As someone studying web design, you’re probably curious what the future has in store for web designers. Well, it’s going to be bigger, bolder, and brighter than you may have imagined. Last year, trends included things like background videos, flat designs, and grid layouts, but while there will be more going on in 2015.
Looking Ahead In 2015
Here are five key themes emerging:
Currently, companies rely on offline strategies to brand their products, ranging from spokespeople and events to logos and color schemes. However, there is a tremendous amount that can be done with graphics and video technology to create branding elements. It’s possible that instead of a brand replicating branding symbols online, it will work the other way: Branding ideas will be conceived online and then show up in offline marketing.
2. Background Images
Background images are going to be big — not just larger, but as big as possible; in fact, big enough to fill the whole screen. This trend was kicked off by Apple as it showed off its new iPhone. There will be two versions of this theme: static or dynamic imaging. The static version will be a huge still shot—like, a woman in her PJs lounging on a couch peering into her laptop. The sophisticated version will be a short video clip—perhaps a panoramic view of a mountain top with a mountaineer as a focal point.
Since content has to suit different screens, one way that Google has found to make this engaging is to use card designs. Cards will have to be stylistically presented, perhaps displayed at an angle or with interesting borders to keep the presentation interesting. The use of cards makes it easy to create a website that looks good across a variety of computer and mobile platforms.
4. Vibrant Colors & Textures
Once again, Google is leading the charge on this one. There will be more of a feel to design, similar to the tactile impression on a viewer of paper and ink artwork. Bright colors, contrasts, subdued backgrounds, muted sounds, and the use of soft lighting and shadows will be used to create an impression of fluidity and transition from one page to another.
There are many things that worked very well in 2014, and we should see many of these trends continuing. We can also expect refinements on what has worked well. Responsive web design will get more interactive, good typography will get better, and layouts will get more sophisticated.
Catching the Trend
With web design getting better, how do you ride the trend, giving customers what they want based on what they’ve seen their competitors doing online?
Here are 6 suggestions:
1. Study art. Spend more time studying art. Ultimately, web design is an art form. This means that the keener your aesthetic sense, the more you will be able to appreciate symmetry, color, and form. You’ll then intuitively figure out how to transform your vision into a visual experience using your digital palette. One good way of studying art is by visiting art museums, taking art classes, and joining art communities.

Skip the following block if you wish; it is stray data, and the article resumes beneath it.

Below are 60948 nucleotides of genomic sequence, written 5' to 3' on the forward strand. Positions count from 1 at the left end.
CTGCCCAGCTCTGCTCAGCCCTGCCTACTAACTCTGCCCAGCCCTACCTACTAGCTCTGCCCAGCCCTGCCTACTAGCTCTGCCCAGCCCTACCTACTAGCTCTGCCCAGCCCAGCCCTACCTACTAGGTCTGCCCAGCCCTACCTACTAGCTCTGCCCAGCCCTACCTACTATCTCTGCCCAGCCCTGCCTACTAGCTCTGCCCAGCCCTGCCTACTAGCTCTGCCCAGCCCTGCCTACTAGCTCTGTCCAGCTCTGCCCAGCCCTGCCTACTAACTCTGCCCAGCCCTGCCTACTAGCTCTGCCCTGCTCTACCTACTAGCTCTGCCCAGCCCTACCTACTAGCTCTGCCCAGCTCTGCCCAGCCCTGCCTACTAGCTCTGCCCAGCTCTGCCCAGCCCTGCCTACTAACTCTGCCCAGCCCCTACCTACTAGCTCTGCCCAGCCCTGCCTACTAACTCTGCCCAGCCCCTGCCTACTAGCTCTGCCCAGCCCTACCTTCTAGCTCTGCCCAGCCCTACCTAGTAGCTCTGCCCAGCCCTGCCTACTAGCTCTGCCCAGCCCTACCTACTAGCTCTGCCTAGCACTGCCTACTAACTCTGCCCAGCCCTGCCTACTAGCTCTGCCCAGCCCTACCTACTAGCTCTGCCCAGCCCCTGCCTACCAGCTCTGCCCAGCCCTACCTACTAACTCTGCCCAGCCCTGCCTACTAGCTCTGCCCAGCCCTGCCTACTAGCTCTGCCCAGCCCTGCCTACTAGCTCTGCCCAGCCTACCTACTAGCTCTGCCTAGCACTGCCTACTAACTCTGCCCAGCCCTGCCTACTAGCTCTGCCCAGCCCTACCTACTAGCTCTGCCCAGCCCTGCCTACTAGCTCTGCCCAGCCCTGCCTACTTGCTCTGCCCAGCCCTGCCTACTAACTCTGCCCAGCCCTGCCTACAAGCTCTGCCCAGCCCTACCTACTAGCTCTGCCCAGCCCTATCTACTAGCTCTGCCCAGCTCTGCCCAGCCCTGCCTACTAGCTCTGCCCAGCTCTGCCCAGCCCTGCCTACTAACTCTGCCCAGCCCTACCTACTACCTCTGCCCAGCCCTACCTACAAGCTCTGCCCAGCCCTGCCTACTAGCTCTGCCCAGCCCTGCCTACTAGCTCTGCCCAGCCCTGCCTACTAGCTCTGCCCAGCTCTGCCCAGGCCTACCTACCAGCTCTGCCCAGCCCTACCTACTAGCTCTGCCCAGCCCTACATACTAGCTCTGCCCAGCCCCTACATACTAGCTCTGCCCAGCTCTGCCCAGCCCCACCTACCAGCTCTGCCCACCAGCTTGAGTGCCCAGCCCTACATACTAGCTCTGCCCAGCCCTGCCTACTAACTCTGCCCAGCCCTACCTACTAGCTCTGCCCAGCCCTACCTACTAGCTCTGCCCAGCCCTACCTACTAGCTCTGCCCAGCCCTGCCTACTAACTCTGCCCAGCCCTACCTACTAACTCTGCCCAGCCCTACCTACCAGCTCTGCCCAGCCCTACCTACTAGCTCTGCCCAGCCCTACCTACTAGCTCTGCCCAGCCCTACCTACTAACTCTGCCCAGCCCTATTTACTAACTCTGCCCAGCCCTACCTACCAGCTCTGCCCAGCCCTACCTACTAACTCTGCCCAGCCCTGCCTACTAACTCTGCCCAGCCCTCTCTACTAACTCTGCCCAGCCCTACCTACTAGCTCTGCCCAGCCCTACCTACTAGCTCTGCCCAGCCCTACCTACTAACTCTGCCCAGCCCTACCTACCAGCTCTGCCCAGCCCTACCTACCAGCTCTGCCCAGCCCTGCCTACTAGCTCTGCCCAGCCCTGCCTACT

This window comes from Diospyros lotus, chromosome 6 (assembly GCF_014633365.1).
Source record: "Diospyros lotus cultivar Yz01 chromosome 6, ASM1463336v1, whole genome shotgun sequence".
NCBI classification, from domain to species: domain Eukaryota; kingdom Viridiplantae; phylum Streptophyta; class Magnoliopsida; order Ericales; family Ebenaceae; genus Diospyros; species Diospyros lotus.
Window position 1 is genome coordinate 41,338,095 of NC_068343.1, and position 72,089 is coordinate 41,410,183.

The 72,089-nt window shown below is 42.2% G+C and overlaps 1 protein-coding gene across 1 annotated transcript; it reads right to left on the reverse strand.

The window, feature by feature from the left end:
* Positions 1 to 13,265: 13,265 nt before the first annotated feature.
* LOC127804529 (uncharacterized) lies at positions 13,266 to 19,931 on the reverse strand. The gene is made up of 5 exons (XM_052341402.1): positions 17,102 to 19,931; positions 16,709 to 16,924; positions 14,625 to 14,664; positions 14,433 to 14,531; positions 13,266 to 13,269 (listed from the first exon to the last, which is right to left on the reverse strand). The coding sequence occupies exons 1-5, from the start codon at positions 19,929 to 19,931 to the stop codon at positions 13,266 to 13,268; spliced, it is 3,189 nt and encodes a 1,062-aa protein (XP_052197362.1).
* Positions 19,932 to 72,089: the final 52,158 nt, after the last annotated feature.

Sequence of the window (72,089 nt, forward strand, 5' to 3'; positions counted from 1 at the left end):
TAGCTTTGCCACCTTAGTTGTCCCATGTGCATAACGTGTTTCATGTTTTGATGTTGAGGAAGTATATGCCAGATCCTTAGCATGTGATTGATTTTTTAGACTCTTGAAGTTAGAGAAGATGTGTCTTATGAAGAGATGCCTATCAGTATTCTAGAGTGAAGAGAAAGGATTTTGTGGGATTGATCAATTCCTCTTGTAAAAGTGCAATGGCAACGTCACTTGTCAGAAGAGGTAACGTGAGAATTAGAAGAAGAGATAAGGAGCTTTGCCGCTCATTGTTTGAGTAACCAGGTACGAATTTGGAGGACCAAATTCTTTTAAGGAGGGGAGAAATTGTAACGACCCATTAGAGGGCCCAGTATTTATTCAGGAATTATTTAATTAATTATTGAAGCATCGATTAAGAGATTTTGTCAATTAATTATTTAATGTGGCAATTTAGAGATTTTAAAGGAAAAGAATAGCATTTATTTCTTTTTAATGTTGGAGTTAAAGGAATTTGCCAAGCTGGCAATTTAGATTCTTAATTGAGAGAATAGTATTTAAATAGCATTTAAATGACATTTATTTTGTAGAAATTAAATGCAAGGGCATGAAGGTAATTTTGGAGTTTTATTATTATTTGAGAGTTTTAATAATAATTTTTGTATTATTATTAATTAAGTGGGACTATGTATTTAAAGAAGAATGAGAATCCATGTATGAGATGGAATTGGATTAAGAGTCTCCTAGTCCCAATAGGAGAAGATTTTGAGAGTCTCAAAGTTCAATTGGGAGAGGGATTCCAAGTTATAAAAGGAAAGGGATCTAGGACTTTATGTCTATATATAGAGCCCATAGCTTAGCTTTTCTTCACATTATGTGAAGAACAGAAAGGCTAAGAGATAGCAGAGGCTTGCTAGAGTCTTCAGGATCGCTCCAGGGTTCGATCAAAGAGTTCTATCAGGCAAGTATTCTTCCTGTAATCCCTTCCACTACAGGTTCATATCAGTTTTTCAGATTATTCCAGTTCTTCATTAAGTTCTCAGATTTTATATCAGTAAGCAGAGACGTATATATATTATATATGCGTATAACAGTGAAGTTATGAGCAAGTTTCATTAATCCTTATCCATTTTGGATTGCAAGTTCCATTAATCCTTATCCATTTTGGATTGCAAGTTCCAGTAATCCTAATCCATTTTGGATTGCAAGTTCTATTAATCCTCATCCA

2. Be curious. Visit cutting edge websites periodically. Google Nexus, for instance, have made their website look more like an art exhibit. So, make a list of the top ten websites and keep an eye on what they are doing and how they are evolving. You can learn a great deal simply from example.
3. Start networking. Share and learn from other designers. Rather than compete, collaborate. Find groups online or offline where other web designers hang out.
4. Go back to school. If you’re self-taught or have developed web design skills to fill a need in your workplace, then you may be missing some essential skills that you never got around to learning—rather like a painter who skipped drawing classes. While you may be doing formidable work, imagine if you could get a formal education? Students who go through a graphic design degree from Platt College or a similar institution learn all the key elements that go into creating a responsive web design. Students also learn foundations for graphic design. They learn photo manipulation, prepress production, typography, digital illustration, layout, and composition.
5. Build a new portfolio. Your current portfolio reflects how far you’ve come, but by making a new portfolio, where you now begin to incorporate some of the leading edge techniques you’re exploring, you’ll be able to track progress. A new portfolio will give you a framework to keep track of how you’re getting increasingly better. Eventually, when your 2015 portfolio is remarkable, you can phase out your old portfolio.
6. Get professional feedback. One of the fastest ways to improve is to get feedback. Here’s a story from a different industry that illustrates the value of feedback. Before WalMart became a billion dollar company, Sam Walton had studied his competition more intensely than anybody in the retail business. After he had exhausted his ideas on how to make WalMart better, he hit upon the idea of hiring the top retail consultants to walk through one of his stores. After their tour, they ripped apart almost everything he had done. Swallowing his pride, he implemented their ideas—and WalMart became a 160 billion dollar company.
In any profession, it’s the top ten percent who make the most money. If you want to be highly successful as a web-designer keep an eye on emerging trends, then figure a way to ride these trends to give clients much more than anyone else.